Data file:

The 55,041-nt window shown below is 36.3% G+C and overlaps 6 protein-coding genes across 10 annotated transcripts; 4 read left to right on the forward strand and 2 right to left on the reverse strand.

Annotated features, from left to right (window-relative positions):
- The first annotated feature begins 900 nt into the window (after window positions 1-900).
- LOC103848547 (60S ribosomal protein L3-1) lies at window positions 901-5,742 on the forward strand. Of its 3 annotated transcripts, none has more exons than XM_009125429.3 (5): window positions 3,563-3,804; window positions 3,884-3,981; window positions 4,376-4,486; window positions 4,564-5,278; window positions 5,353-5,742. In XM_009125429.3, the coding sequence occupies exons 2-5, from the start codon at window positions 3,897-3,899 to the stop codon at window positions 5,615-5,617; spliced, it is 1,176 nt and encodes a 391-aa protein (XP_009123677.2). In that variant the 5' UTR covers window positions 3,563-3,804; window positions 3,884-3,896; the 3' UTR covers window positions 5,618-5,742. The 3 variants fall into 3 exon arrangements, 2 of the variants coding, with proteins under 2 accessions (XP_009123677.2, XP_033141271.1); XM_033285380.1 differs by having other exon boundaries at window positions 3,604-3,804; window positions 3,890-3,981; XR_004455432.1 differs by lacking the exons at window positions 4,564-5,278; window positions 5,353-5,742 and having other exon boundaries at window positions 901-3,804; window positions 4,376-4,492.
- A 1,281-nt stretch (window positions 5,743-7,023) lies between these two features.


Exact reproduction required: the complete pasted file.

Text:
The 55,041-nt window shown below is 36.3% G+C and overlaps 6 protein-coding genes across 10 annotated transcripts; 4 read left to right on the forward strand and 2 right to left on the reverse strand.

Annotated features, from left to right (window-relative positions):
- The first annotated feature begins 900 nt into the window (after window positions 1-900).
- LOC103848547 (60S ribosomal protein L3-1) lies at window positions 901-5,742 on the forward strand. Of its 3 annotated transcripts, none has more exons than XM_009125429.3 (5): window positions 3,563-3,804; window positions 3,884-3,981; window positions 4,376-4,486; window positions 4,564-5,278; window positions 5,353-5,742. In XM_009125429.3, the coding sequence occupies exons 2-5, from the start codon at window positions 3,897-3,899 to the stop codon at window positions 5,615-5,617; spliced, it is 1,176 nt and encodes a 391-aa protein (XP_009123677.2). In that variant the 5' UTR covers window positions 3,563-3,804; window positions 3,884-3,896; the 3' UTR covers window positions 5,618-5,742. The 3 variants fall into 3 exon arrangements, 2 of the variants coding, with proteins under 2 accessions (XP_009123677.2, XP_033141271.1); XM_033285380.1 differs by having other exon boundaries at window positions 3,604-3,804; window positions 3,890-3,981; XR_004455432.1 differs by lacking the exons at window positions 4,564-5,278; window positions 5,353-5,742 and having other exon boundaries at window positions 901-3,804; window positions 4,376-4,492.
- A 1,281-nt stretch (window positions 5,743-7,023) lies between these two features.